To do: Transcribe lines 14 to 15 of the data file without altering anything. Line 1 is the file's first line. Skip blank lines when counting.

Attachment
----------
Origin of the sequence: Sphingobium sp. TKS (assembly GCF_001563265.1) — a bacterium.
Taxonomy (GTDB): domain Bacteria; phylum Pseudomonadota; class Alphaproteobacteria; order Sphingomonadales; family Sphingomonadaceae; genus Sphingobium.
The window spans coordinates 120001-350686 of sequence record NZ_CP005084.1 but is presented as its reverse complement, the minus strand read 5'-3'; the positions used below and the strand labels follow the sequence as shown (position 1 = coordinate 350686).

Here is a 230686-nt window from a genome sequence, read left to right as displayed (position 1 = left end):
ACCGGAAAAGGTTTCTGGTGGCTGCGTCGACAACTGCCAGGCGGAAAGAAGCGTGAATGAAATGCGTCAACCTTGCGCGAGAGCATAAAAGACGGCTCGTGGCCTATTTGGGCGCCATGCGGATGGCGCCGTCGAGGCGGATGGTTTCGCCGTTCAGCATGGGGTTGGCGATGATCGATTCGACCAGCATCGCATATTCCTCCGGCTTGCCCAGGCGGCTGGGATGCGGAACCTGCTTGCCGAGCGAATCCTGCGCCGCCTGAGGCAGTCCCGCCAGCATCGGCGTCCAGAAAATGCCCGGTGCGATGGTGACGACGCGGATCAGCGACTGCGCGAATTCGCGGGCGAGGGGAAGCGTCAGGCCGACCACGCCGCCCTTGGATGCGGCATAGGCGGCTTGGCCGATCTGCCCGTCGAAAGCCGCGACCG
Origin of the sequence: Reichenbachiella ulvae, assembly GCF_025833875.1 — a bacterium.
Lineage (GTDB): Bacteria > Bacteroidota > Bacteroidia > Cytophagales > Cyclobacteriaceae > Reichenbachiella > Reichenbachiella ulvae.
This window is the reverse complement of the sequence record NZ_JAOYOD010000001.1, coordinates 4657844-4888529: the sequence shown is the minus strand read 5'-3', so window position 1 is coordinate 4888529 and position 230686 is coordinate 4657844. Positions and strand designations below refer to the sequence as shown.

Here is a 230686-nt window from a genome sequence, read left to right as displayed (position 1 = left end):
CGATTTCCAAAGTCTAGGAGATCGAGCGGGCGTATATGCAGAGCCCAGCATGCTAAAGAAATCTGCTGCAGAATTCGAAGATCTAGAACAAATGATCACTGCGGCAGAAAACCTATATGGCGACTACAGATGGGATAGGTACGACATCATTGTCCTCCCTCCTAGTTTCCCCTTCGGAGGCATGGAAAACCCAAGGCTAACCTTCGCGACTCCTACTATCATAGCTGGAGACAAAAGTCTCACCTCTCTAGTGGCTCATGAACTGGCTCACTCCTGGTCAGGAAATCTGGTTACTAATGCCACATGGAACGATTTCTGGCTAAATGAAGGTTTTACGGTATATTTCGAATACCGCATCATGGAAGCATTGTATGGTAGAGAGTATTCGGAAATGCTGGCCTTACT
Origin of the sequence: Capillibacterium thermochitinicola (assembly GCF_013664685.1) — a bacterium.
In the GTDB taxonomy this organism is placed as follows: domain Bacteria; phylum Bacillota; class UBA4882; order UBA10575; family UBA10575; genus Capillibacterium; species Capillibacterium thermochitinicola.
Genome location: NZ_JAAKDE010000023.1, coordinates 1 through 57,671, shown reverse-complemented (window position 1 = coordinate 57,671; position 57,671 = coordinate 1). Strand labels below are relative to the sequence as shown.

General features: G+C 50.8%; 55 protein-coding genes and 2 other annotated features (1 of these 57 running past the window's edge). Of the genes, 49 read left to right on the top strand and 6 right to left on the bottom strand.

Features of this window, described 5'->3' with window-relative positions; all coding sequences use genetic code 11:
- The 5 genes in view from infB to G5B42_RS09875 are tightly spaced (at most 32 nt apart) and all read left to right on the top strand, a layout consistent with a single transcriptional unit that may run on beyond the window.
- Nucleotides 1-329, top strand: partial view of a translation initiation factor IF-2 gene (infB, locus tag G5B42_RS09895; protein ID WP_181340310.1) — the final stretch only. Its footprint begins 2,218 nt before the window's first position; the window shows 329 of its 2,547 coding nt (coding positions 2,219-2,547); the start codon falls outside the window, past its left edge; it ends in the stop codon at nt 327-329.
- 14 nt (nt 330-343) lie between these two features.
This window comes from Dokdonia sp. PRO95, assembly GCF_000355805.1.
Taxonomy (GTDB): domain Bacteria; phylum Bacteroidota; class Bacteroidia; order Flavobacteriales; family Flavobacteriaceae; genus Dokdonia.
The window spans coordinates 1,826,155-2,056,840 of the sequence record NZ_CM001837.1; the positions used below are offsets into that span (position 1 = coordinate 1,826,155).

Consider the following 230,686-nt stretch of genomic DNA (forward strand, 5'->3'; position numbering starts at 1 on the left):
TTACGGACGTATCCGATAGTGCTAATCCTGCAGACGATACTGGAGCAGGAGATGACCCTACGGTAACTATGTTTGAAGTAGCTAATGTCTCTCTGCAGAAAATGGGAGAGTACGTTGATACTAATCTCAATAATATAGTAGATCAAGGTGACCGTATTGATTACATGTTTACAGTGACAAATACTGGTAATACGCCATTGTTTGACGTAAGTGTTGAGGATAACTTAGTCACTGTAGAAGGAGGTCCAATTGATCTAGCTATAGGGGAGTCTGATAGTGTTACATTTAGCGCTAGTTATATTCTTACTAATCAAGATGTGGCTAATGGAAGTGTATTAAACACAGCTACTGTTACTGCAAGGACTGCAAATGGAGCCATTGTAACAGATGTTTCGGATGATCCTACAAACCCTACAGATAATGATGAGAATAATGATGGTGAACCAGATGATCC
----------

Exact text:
General features: G+C 50.8%; 55 protein-coding genes and 2 other annotated features (1 of these 57 running past the window's edge). Of the genes, 49 read left to right on the top strand and 6 right to left on the bottom strand.

Features of this window, described 5'->3' with window-relative positions; all coding sequences use genetic code 11: